In Lima in May 2018, André Xavier, Project Manager of CIRDI’s Integrated Water Resource Management (IWRM) project in Peru, led a workshop and presented research aimed at raising awareness among government employees about the issues related to artisanal mining and gender.
Women often bear disproportionate risks related to resource development and are more greatly affected than men by its impacts. Typically, pallaqueras (women miners) are also responsible for their households and families. They carry out domestic work in particularly harsh conditions: without water or sewage networks and with only a few hours of electricity each day. This is a good example of why, gender equity is integrated into all of CIRDI’s projects. Gender equity means establishing measures that remove the historical and social disadvantages that prevent women and men from living and working as equals.
Working in Peru provides a good opportunity for CIRDI given that last year a presidential decree (#005-2017-MIMP) directed all ministries in the country’s national and regional governments to create mechanisms to mainstream gender equality in all plans, programs and projects. CIRDI partnered with Peru’s Ministry of Energy and Mines to host the two-day event that drew over 50 people from the Ministry of Environment, the Ministry of Agriculture, the Ministry of Women and Vulnerable Populations, and the Presidency of Ministers Council as well as people from civil society and four women artisanal small-scale miners (ASM).
The first day covered concepts of gender and provided an overview of how women are impacted by artisanal mining and the supply chain. On the second day, the four miners from different regions of Peru spoke to the reality of the issues they experience. Participants discussed the challenges and opportunities related to ASM and gender and made recommendations on what changes in legislation and regulation should be taken to close the gender gap.
Ivonne Yupanqui Valderrama, the Director of Gender of Mainstreaming from the Peruvian Ministry of Women and Vulnerable Populations (MIMP), found the discussions at the workshop to be particularly valuable as they informed MIMP’s upcoming gender equality plan. The Lima workshop incorporated aspects of a course on gender issues in artisanal and small-scale gold mining that CIRDI developed for the Asia-Pacific Economic Cooperation (APEC) Commission.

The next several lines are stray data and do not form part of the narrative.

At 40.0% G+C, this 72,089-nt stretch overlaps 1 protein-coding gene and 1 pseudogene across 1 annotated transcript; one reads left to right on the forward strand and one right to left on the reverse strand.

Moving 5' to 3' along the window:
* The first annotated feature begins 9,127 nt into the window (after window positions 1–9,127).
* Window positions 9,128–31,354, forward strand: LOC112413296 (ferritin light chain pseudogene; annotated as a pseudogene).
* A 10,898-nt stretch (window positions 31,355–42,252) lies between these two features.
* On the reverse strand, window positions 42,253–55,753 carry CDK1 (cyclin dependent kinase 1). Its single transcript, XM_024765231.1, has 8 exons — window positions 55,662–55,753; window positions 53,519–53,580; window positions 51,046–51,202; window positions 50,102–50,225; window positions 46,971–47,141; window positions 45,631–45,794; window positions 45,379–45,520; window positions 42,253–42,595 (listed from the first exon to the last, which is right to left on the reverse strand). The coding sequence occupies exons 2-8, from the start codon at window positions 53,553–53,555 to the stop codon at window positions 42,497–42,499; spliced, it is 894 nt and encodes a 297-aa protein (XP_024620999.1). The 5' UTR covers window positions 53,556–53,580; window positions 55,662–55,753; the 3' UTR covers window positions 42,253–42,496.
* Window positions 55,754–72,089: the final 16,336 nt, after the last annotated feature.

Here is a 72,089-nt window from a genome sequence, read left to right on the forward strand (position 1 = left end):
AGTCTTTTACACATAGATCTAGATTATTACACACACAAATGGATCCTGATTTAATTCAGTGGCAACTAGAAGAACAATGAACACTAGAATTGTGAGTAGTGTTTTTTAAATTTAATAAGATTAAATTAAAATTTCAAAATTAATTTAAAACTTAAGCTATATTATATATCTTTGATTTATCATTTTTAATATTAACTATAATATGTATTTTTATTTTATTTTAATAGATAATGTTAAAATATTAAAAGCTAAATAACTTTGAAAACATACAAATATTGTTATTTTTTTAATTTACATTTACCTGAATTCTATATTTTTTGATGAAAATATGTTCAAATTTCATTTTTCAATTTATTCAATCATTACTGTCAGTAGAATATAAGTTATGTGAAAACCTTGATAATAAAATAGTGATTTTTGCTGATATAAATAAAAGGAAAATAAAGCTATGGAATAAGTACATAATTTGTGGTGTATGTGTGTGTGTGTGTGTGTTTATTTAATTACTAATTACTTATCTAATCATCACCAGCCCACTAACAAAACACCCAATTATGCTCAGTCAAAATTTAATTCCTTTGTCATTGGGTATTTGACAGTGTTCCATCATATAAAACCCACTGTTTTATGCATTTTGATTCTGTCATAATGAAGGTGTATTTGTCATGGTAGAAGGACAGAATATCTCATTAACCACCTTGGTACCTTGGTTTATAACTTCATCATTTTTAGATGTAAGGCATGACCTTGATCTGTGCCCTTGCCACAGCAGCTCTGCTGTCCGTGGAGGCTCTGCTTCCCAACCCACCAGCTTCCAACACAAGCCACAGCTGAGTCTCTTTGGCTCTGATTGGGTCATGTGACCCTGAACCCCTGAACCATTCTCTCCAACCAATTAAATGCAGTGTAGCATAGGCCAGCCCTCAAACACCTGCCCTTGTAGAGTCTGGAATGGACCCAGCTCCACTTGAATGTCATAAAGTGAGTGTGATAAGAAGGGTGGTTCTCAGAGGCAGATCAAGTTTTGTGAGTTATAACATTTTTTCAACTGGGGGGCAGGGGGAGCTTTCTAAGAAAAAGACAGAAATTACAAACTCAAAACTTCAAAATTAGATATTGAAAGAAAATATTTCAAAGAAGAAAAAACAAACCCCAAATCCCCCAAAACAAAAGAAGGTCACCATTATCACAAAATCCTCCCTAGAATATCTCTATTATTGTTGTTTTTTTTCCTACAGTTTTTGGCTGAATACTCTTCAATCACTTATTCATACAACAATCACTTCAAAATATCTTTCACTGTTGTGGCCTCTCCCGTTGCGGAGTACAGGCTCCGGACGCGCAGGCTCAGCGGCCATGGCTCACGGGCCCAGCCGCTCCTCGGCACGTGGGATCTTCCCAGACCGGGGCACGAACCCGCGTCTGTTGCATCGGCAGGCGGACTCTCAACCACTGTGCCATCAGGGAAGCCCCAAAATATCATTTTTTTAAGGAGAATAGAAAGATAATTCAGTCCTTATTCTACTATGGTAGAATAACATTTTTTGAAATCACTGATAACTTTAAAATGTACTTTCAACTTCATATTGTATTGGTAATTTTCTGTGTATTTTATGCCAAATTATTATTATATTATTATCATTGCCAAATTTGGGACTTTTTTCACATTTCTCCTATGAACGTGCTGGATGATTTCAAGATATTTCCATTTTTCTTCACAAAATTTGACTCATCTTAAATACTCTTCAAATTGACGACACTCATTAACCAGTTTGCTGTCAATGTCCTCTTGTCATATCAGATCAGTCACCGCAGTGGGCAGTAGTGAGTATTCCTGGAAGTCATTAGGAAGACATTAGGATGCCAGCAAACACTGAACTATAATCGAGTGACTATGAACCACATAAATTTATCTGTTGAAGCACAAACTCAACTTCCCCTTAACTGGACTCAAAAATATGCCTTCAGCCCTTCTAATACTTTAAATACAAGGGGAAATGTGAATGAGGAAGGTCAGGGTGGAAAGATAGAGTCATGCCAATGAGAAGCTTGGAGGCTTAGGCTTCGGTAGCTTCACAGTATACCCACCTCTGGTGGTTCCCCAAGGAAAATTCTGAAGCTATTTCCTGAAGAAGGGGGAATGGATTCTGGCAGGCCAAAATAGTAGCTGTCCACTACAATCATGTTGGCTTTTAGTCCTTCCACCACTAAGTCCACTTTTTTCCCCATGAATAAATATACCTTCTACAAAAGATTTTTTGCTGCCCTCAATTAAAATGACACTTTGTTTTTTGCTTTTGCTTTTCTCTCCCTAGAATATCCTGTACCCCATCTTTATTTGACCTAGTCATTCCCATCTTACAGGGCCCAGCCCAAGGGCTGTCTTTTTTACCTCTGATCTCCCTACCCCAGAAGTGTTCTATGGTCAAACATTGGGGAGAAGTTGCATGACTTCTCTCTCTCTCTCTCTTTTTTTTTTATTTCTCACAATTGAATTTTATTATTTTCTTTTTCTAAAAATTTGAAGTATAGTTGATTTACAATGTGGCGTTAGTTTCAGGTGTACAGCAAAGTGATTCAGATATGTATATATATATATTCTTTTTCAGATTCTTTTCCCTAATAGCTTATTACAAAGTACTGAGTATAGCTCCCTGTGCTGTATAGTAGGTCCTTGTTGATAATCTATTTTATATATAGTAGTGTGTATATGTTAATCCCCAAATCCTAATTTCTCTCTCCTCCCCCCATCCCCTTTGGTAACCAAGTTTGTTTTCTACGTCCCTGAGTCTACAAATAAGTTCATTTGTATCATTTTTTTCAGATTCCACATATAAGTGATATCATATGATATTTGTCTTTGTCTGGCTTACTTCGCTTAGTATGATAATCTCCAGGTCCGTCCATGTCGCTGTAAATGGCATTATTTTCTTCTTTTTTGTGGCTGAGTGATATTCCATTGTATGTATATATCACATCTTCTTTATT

“CIRDI has developed its own gender strategy and has done gender assessment at the Ministry of Mines in Colombia so it’s easy to replicate the same methodologies in other places,” André says. “Between now and the end of September we hope to follow up on what we learned in the workshop to work with the Ministry of Energy and Mines and the Ministry of Women and Vulnerable Populations on how to reduce the gender gap.”
Reducing vulnerability through formalization
“The key role of women in artisanal mining is scavenging minerals of value from the waste rocks that have already been processed,” André explains. “The women don’t have the proper equipment to do that. They are informal in an informal setting, a context that makes them really vulnerable.”
In Peru, the majority of artisanal miners work in abandoned mines or third party-titled concessions, usually in remote areas lacking in education and health services. Peru is formalizing ASM which has led to a growing debate around the idea of coexistence between large mining companies and artisanal miners working in the regions.
“There are synergies that can exist and a few large mining companies are beginning to consider them,” André says. “If there’s not a proper space for artisanal mining, with clear and realistic rules there’s the possibility that artisanal miners will start trespassing, which can lead to conflicts. Large mining companies are interested in formalization to make sure that the places they have the right to mine are not invaded by illegal and unregulated activity.”
One particular arrangement made possible by formalization caught André’s attention: “One small mine was formalized and they created a space for women to go to the site between six A.M and seven A.M. and collect whatever they can from the waste. They package it and send it to the company’s processing plant that pays the miners back. It’s not fully integrated in the process but there’s some kind of cooperation with the women and this small mining operation that has been formalized.”
Although the work of the pallaqueras is difficult and dangerous, it offers a chance for a better life for them and their families. To ensure that they benefit from the formalization process, the pallaqueras will need equal access to the benefits accorded to men. Gender analysis, already set in motion by Peru’s presidential decree and furthered at CIRDI’s Lima workshop, is key to reducing the risks of resource extraction and ensuring a more equitable distribution of the economic and social benefits it can provide.